TORONTO -- Hall of Fame broadcaster Milo Hamilton called a game from his 59th Major League ballpark on Friday thanks to the club's first visit to Toronto and Rogers Centre. Hamilton is in his 66th season on the air and 27th as the radio voice of the Astros.
"Who would have thunk it?" Hamilton said. "You have to remember, I was around with Ebbets Field and the Polo Grounds and old Connie Mack Stadium. I'm really happy about all the new parks, not just about Minute Maid Park. It all started with Baltimore in Camden Yards to get us away from the cookie-cutter stadiums."
This is Hamilton's first trip to Toronto since 1954, when he was calling Minor League games. Rogers Centre, which originally was called SkyDome, has been open since 1989.
"It looks nice for as old as it is, and I think they've kept it well," he said. "The clubhouse looked nice and everything, and it looks like there's not a bad seat in here as I look around. There are no poles to sit behind or anything. It has a nice, big scoreboard, and the hotel is out there, so hopefully the blinds will be drawn."
Hamilton will have a chance to visit his 60th stadium next year, when the Astros play at the ballpark being built in Miami for the Florida Marlins.
Barnett, Arnsberg have homecoming in Toronto
TORONTO -- The Astros' first trip to Toronto was a homecoming of sorts for pitching coach Brad Arnsberg and hitting coach Mike Barnett.
Arnsberg was the pitching coach for the Blue Jays for five seasons (2005-09) before joining the Astros prior to the 2010 season. He held an impromptu news conference before Friday's game to discuss his Toronto days.
"It was tough leaving," Arnsberg said. "I had so many fond memories of Toronto and have kind of turned the page on that. It's fun to come back, because it's my first time back. I still stay in contact with a lot of the guys, and I do that with a lot of the guys I've had. I'm still in contact with guys I had with the Expos [2000-01] and Marlins [2002-03] before I came to Toronto. I'm happy for a lot of these guys to have success."
Barnett, who was the Jays' hitting coach from 2002-05 and lived in the hotel that's attached to the ballpark, saw some good young hitters go through Toronto while he was there.
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"It's fun coming back here," Barnett said. "I love the city. It's a great place to be, and there's a lot to do in the city. It's fun, and the people in the Blue Jays organization are great. Some of the players that came through here that I happened to be with ... Vernon Wells, and Jayson Werth was a young player here, Carlos Delgado, Orlando Hudson, and Eric Hinske won Rookie of the Year in 2002. Those are good memories. I had nothing but fond memories here."
Barnett says that Rogers Centre plays pretty fair and said that the key is to watch the fireworks before the game if the roof's open to see which way the ball is going to carry.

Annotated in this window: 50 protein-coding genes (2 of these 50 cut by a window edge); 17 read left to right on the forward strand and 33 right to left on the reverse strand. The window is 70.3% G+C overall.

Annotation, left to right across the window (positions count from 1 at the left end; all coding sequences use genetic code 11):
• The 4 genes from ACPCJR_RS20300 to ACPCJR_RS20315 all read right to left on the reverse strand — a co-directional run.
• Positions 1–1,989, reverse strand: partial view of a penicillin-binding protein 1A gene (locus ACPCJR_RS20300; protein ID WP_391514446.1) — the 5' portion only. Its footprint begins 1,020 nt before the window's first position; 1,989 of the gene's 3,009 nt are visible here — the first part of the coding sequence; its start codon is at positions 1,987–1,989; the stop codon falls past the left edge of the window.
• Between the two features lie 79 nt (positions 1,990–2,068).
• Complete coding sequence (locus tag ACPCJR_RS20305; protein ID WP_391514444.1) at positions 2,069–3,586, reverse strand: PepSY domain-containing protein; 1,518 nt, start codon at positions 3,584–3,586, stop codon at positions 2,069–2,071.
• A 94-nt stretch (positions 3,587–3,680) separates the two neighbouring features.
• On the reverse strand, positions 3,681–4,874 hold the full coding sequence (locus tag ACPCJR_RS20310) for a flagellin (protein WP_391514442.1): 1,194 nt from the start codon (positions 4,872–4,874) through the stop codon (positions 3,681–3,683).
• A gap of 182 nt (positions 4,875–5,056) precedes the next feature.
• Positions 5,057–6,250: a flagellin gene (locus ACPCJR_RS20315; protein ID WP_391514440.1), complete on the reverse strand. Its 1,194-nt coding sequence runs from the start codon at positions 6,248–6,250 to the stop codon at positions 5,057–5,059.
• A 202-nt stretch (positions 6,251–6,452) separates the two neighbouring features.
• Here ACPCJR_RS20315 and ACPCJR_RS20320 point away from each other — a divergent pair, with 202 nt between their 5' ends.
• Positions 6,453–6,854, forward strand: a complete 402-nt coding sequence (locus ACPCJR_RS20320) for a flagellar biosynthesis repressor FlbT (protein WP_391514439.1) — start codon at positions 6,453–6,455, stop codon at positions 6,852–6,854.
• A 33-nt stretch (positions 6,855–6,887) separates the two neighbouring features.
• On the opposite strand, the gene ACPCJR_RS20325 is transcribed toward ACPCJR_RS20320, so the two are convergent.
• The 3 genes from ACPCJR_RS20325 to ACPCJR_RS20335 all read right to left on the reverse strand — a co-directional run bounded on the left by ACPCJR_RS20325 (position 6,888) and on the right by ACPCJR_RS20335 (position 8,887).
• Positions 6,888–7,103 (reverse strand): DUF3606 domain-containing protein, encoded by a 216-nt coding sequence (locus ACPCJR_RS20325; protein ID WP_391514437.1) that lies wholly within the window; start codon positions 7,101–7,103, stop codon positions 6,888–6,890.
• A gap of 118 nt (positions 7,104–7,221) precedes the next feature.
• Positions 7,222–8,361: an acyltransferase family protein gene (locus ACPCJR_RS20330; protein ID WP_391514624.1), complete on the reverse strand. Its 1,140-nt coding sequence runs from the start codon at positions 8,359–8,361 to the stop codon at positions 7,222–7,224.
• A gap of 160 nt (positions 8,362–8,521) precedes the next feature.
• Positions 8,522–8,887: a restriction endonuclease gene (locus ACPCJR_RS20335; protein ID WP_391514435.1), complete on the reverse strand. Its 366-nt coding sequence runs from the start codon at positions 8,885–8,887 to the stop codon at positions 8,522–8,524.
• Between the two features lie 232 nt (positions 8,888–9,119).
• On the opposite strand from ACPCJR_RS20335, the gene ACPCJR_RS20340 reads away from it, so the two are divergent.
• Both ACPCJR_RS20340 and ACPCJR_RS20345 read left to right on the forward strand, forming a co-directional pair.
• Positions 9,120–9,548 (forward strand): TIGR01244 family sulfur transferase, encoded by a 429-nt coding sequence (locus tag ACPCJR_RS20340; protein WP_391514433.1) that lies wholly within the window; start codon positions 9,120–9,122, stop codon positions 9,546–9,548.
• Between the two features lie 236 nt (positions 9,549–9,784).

"It's a pretty good park to hit in," he said.
Astros have rare chance to play on artificial turf
TORONTO -- With the National League having made the transition to solely natural surfaces after the Montreal Expos relocated to Washington following the 2004 season, the Astros don't have many opportunities to play on artificial turf.
They played on artificial grass at Tampa Bay in 2008 and again in 2009 when they visited Minnesota's Metrodome during its final season as home of the Twins. This weekend's series against the Blue Jays at Rogers Centre marks the Astros' first time to play on an artificial surface since that trip to Minneapolis.
Second baseman Bill Hall, who was in the American League East last year and played several games in Toronto, said that artificial turf takes some adjustments.
"Those ground balls can sneak up the middle," Hall said. "On defense, in the outfield, we're going to have to watch for balls bouncing really high and getting over your head and giving guys extra bases and things like that. It's going to be a different ballgame, and hopefully we can come out on top."
Right fielder Hunter Pence says that the turf poses several challenges.
"Every stadium you're playing in, you have to pay attention to the details," Pence said. "You have to imagine [the turf] is fast and you can get more hits, but it's the same with the other team. You have to play balls to take different angles."
Brett Wallace played the first half of last season in the Blue Jays organization, spending all that time at Triple-A Las Vegas, before being traded to the Astros. He was roommates with Toronto catcher J.P. Arencibia.
Wallace was out of the lineup on Friday as the Jays started a a left-hander, with Matt Downs getting a chance to start at first.
"Downs has done such a great job, any time we can get him some at-bats, it's going help him for when he pinch-hits," manager Brad Mills said.
As expected, Carlos Lee was in the lineup as the designated hitter on Friday, and he will probably DH on Saturday and Sunday as well. Brian Bogusevic is likely to get the start in left field on Saturday against a right-hander.
Brian McTaggart is a reporter for MLB.com. This story was not subject to the approval of Major League Baseball or its clubs.